I also want to be transparent about how I calculated this “Top 20”. So, at the end of the year, we did various wrap-up and reflection activities. In mid-June, I send out a quick survey one morning asking them for their top reads of the year. They also worked on an end-of-the-year reflection celebration slideshow and one slide was devoted to sharing their favorite books. Also, each student worked on a “Top 10 List” (or” Top 5 List” or whatever – an idea I got from Colby Sharp) listing their most highly recommended books of the year – recommended for their current class and to be shared with the incoming 5th graders. So… I tallied up each time a title was mentioned in any of those places. And here are the top 20 titles my 5th graders loved and recommended.

20. Amulet by Kazu Kibuishi

This graphic novel is still a strong favorite with my fifth graders. Maybe slightly less so this year, but I think that’s because a LOT of them already read it in 4th grade.

19. Diary of a Wimpy Kid by Jeff Kinney

Still going strong! Admittedly, not every mention was book one, but the series is a perennial favorite among my students and one that they love to reread in between other books.

18. Ghost by Jason Reynolds

The Track Series has gained a lot of momentum this year – and mainly through word of mouth. It was one of our school’s ProjectLIT selections so there was some buzz around that, but only one of my students was able to make it to those meetings so the popularity of this title is due strictly to kids recommending it to other kids.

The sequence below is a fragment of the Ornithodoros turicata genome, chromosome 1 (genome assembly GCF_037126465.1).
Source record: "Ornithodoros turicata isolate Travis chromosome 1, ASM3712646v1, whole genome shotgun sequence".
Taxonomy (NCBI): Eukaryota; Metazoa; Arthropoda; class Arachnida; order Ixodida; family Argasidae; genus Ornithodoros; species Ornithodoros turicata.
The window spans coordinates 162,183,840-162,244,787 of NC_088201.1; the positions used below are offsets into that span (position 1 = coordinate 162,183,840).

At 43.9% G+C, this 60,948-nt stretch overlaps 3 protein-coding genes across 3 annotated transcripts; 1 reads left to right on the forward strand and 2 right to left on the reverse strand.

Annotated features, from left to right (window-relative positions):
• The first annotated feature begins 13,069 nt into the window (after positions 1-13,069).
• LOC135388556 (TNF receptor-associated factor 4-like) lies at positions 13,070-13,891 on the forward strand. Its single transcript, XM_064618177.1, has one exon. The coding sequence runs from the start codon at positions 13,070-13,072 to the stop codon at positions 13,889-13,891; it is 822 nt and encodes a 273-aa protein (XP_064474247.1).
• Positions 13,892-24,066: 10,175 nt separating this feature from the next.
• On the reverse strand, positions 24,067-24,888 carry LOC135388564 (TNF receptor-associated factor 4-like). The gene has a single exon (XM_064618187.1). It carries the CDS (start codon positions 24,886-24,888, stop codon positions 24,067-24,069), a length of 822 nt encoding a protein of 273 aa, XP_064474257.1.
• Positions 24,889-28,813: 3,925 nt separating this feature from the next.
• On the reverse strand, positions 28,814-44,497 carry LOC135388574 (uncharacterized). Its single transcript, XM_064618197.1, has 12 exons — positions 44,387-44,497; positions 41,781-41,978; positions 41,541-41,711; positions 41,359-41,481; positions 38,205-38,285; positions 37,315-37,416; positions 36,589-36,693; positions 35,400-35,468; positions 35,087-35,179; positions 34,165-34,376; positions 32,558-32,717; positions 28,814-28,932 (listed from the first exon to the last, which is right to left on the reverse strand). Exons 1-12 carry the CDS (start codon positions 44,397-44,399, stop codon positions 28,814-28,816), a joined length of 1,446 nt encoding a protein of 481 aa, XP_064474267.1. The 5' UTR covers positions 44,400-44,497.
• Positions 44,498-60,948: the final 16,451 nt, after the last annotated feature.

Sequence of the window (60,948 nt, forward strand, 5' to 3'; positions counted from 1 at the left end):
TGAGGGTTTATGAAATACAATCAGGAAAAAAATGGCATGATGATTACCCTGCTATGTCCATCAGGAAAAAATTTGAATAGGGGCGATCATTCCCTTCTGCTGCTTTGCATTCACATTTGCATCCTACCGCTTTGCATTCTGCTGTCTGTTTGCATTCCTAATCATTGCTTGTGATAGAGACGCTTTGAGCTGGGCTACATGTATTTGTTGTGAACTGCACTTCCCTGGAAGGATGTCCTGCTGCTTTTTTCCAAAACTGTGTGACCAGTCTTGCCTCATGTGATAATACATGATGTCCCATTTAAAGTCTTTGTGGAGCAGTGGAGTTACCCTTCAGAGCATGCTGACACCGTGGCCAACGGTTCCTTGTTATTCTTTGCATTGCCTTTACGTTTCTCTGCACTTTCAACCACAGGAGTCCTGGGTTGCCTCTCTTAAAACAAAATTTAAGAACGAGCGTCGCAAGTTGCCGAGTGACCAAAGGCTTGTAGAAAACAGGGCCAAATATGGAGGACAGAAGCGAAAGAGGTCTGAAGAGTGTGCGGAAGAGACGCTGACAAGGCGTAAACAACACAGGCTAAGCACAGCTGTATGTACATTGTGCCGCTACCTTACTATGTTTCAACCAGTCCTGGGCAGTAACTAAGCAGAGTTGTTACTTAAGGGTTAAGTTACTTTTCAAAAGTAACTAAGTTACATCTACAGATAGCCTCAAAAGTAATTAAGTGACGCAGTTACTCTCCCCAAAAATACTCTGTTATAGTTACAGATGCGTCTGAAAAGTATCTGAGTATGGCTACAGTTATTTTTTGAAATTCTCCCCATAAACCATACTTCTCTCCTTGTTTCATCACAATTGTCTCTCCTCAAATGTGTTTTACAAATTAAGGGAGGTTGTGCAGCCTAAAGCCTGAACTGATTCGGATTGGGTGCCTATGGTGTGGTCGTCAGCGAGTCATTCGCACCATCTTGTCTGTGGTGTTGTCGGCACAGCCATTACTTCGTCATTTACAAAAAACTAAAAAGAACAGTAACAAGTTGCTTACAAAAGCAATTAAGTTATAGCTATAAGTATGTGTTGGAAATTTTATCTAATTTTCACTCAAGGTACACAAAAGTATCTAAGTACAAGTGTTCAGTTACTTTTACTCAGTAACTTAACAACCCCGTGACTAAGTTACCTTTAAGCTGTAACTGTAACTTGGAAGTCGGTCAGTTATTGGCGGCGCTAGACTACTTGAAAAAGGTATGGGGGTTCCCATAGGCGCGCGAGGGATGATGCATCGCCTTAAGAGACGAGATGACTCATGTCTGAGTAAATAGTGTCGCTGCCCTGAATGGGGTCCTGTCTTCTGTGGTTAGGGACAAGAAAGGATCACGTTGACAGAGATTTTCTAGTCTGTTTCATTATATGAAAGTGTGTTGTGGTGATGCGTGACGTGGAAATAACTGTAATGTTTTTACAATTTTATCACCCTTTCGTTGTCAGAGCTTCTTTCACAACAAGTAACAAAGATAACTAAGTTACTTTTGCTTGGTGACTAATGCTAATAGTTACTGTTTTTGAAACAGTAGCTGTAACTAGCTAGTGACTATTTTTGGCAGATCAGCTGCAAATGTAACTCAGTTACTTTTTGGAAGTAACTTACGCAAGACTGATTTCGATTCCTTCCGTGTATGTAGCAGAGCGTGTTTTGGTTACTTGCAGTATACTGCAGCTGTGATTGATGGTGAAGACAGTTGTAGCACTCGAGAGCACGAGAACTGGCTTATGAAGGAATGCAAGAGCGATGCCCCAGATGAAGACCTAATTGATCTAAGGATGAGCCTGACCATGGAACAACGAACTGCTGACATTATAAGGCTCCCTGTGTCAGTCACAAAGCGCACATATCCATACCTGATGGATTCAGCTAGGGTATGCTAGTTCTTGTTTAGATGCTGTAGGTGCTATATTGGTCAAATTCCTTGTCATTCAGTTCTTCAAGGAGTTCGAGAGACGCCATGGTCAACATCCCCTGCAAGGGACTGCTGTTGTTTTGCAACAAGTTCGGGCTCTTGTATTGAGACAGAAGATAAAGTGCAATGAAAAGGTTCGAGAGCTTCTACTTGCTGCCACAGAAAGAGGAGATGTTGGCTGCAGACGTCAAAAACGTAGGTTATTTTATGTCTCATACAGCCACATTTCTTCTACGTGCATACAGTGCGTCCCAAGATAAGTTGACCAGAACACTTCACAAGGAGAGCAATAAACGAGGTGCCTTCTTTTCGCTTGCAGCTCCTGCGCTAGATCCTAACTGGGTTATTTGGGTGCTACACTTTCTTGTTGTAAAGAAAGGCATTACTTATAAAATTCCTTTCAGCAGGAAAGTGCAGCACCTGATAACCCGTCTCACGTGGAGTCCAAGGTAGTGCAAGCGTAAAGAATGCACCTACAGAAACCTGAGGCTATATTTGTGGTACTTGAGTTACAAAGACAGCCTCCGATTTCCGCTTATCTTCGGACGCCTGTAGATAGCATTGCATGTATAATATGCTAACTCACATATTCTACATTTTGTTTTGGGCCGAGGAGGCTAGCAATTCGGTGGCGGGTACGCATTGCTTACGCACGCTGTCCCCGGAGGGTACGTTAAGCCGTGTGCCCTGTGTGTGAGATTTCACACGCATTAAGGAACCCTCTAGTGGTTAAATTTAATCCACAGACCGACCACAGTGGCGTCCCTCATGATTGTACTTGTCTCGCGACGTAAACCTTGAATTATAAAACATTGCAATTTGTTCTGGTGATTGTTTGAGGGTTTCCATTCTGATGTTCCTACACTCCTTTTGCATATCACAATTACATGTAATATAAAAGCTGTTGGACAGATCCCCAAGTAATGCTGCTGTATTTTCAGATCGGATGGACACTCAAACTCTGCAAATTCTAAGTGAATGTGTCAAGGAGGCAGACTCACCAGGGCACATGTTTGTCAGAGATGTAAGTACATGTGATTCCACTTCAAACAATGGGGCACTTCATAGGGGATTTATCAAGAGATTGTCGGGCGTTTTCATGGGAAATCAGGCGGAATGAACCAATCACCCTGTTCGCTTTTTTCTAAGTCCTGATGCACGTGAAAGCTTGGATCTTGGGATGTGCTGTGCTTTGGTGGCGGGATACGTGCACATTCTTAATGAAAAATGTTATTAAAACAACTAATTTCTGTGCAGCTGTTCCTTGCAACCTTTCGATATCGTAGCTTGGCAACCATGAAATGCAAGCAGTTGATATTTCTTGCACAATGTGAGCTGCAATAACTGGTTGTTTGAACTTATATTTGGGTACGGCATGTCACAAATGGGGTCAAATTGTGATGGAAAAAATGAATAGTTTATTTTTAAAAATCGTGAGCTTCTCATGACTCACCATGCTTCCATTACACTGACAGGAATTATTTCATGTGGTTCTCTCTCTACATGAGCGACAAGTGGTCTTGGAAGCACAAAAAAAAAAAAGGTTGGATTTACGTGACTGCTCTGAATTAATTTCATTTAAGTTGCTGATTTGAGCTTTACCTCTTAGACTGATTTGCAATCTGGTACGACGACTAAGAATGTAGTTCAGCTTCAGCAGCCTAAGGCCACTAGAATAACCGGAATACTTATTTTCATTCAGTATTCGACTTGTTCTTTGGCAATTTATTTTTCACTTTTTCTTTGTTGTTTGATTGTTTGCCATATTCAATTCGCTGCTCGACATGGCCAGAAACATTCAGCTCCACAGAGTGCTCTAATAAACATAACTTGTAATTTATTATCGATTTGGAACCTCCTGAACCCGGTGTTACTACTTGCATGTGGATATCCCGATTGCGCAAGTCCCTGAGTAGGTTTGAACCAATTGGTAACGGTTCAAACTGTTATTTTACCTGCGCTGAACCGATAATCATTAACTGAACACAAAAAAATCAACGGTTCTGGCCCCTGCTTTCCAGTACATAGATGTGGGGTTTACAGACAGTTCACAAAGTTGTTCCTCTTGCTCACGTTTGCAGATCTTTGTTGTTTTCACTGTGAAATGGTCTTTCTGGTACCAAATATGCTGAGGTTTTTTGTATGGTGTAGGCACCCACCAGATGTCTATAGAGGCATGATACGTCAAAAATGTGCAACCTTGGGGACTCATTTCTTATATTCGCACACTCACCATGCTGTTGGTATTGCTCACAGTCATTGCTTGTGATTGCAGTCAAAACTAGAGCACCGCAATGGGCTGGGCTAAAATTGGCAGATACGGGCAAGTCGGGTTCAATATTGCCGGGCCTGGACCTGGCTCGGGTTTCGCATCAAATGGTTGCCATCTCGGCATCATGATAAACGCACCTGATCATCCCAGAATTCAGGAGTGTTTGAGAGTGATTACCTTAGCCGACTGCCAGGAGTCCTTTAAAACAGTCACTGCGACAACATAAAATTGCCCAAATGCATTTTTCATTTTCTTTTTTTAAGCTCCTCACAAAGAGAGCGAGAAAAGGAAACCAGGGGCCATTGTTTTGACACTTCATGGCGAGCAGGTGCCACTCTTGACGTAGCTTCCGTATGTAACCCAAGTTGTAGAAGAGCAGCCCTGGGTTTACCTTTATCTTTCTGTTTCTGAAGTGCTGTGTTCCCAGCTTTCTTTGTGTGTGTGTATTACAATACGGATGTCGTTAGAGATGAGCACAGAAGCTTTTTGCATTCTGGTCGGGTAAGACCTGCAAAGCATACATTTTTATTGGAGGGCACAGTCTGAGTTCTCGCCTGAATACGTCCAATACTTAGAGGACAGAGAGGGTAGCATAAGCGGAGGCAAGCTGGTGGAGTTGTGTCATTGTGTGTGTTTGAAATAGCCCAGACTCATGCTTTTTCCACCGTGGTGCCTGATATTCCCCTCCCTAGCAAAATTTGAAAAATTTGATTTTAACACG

17. Escape from Aleppo by N. H. Senzai

This title was one of the immigrant /refugee themed book club selections from the fall and even though just four kids read it in that club, it was quickly passed around after that. If you know children who enjoyed books like Refugee or Amal Unbound, Escape from Aleppo is a great next book to introduce them to next.

16. Ghost Boys  by Jewell Parker Rhodes

Every child that picked this book up and read it, ended up calling it a favorite.

15. The Books of Elsewhere by Jacqueline West

This title was one of our Fantasy Book Club options and it really lends itself to fabulous discussions if you’re looking to round out that genre.

14. Orphan Island by Laurel Snyder

I will admit – I was totally surprised this made the top 20. Not because I don’t like it – I LOVE this book, but I didn’t really witness it being read or talked about a lot past September or October. But clearly it made a lasting impact on those that did read it.

13. Dog Man by Dav Pilkey

In the same vein as Diary of a Wimpy Kid, this series of books are the go-to rereads when a student isn’t sure what they want to read next. It’s one of those comfort reads that always winds up back in their book boxes.

12. Be Prepared by Vera Brosgol

This graphic novel was passed from kid to kid this year with so many of them reading it multiple times.

11. Rain Reign by Ann M. Martin

Which was a second shocker to me because this novel is a class read-aloud in 3rd grade. So all the love for this one came from students who remembered it fondly and reread it. Maybe because I happened to have a few copies in our room? Which reminds me to make sure to have those previous year’s titles available in our classroom library.

10. Gregor the Overlander by Suzanne Collins

Another one of our hot fantasy book club picks – this series is a winner. Year and after kids fall in love with the characters! And it will make you fall in love with a cockroach. That’s some powerful writing!

9. Smile by Raina Telgemeier

Still…. after all these years. This book has that special spark.

8. Crush by Svetlana Chmakova 

When this graphic novel came out in this past October, I bought one copy and immediately the kids grabbed a pen and paper and started their own waiting list.